Archive: Activities Abound for National Visit the Zoo Day December 27

Navigate the Zoo from the palm of your hand with new Detroit Zoo Trek

December 21, 2018

ROYAL OAK, Mich., 

While the Detroit Zoo is open 362 days a year and annually welcomes 1.5 million guests, there’s one day in particular when America comes together to celebrate everything zoos have to offer. National Visit the Zoo Day is December 27, and the Detroit Zoological Society (DZS) is hosting special activities that are free with Zoo admission to mark the occasion.

“This event is a great way for families and friends to extend their holiday time together in a magical setting,” said Gerry Van Acker, DZS chief operating officer. “The activities we have planned will provide guests of all ages with an appreciation for the cold-weather creatures who live at the Detroit Zoo.”

Scheduled talks with animal care staff and fun learning elements will feature animals who are active during the winter as well as indoor viewing areas where guests can stay warm. A new Detroit Zoo Trek – an interactive mobile map system – will debut on December 27 in conjunction with the event, offering a guided route with a winter theme so guests can navigate the landmark’s 125 acres from the palms of their hands. To launch the trek, visit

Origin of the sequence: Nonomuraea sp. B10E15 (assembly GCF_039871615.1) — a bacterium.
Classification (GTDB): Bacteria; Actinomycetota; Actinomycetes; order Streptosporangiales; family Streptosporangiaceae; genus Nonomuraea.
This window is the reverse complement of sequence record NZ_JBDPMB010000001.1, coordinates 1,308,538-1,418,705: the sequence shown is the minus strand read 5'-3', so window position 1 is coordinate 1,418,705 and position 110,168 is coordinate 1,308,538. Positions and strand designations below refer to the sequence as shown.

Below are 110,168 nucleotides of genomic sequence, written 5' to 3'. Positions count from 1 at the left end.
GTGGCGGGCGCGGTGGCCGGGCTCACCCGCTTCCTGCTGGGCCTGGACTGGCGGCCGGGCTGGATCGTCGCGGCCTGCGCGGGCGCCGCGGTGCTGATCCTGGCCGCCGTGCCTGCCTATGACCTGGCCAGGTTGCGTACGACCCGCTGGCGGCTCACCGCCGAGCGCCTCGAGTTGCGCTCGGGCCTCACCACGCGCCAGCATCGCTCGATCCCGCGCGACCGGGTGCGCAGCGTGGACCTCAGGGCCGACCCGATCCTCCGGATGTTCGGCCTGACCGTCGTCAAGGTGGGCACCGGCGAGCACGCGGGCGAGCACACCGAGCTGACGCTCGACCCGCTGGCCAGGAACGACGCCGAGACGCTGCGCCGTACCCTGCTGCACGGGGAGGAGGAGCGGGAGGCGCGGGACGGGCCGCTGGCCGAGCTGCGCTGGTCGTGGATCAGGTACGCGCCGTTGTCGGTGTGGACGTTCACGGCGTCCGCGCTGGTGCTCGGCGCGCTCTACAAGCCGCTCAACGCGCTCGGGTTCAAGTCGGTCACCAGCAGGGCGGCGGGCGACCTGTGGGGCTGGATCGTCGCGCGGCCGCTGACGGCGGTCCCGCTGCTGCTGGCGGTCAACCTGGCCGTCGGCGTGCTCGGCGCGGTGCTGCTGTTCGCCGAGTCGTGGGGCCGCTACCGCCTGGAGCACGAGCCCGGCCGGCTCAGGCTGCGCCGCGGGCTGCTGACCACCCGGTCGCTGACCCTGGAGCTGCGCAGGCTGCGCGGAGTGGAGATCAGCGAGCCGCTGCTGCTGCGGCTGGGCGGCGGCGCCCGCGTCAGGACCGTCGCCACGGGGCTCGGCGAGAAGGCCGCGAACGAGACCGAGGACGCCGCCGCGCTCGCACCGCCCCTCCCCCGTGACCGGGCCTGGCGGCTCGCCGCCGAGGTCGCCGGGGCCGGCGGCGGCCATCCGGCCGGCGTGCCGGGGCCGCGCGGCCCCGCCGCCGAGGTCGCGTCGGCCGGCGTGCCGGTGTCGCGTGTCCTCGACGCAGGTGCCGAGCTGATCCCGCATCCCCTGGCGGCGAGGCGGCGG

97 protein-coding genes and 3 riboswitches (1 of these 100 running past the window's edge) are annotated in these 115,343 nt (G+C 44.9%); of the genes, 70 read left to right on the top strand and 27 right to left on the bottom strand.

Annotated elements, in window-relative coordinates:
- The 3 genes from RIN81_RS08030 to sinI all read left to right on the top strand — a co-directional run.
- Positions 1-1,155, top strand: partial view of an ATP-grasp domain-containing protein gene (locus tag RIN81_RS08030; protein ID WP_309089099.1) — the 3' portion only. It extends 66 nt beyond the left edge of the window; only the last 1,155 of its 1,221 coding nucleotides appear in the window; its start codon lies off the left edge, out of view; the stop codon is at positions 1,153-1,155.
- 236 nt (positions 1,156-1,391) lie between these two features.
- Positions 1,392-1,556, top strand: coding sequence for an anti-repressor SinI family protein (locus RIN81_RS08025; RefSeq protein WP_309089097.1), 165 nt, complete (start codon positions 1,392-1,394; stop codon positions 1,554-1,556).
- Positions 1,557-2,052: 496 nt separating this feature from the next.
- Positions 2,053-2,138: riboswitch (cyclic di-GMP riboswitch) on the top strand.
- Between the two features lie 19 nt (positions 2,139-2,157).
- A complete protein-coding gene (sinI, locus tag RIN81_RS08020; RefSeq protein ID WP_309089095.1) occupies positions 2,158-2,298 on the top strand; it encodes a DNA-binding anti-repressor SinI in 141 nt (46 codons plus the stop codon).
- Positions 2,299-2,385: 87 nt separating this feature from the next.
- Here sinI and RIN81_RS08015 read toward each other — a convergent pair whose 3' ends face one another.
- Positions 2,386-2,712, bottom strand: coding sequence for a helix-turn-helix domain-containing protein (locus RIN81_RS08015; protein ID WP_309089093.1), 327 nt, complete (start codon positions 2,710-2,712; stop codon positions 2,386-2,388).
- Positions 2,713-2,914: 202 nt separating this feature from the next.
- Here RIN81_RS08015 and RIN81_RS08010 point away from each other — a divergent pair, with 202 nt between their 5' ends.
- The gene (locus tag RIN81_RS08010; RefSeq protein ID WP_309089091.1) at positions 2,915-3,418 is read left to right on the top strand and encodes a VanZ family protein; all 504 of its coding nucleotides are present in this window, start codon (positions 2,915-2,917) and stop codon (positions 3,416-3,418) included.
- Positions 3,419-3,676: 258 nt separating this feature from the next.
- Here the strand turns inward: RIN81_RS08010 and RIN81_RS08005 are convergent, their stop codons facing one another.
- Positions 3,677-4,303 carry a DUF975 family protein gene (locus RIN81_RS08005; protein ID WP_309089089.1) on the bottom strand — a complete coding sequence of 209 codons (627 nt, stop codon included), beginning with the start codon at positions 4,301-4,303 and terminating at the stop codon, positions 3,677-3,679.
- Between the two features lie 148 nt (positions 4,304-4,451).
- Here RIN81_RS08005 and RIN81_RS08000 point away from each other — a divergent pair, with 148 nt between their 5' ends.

“Winter is a fantastic time to visit the Zoo – many animals are especially active this time of year including red pandas, wolverines, snow monkeys and wolves,” Van Acker said. “In addition, our Conservation Campus is conveniently located near the main entrance, where guests can view animals indoors while being protected from the elements.”

National Visit the Zoo Day activities will include zookeeper talks that highlight penguins, mantella frogs, reticulated pythons and arctic foxes. Educational activities will be held in the Matilda R. Wilson Free-Flight Aviary, National Amphibian Conservation Center and Holden Reptile Conservation Center throughout the day.

Visitors can even experience summer in winter while exploring the Butterfly Garden, which is kept at a balmy 75 degrees Fahrenheit, the optimal temperature for the more than 25 species of butterflies to take flight. Hundreds of these winged wonders can be observed feeding on flower nectar and basking in the sun from the massive skylight. The Ford Education Center is another spot to take respite from the chilly temps while viewing the Wildlife Photographer of the Year exhibition, with 100 stunning images from the world’s largest and most prestigious wildlife photography competition.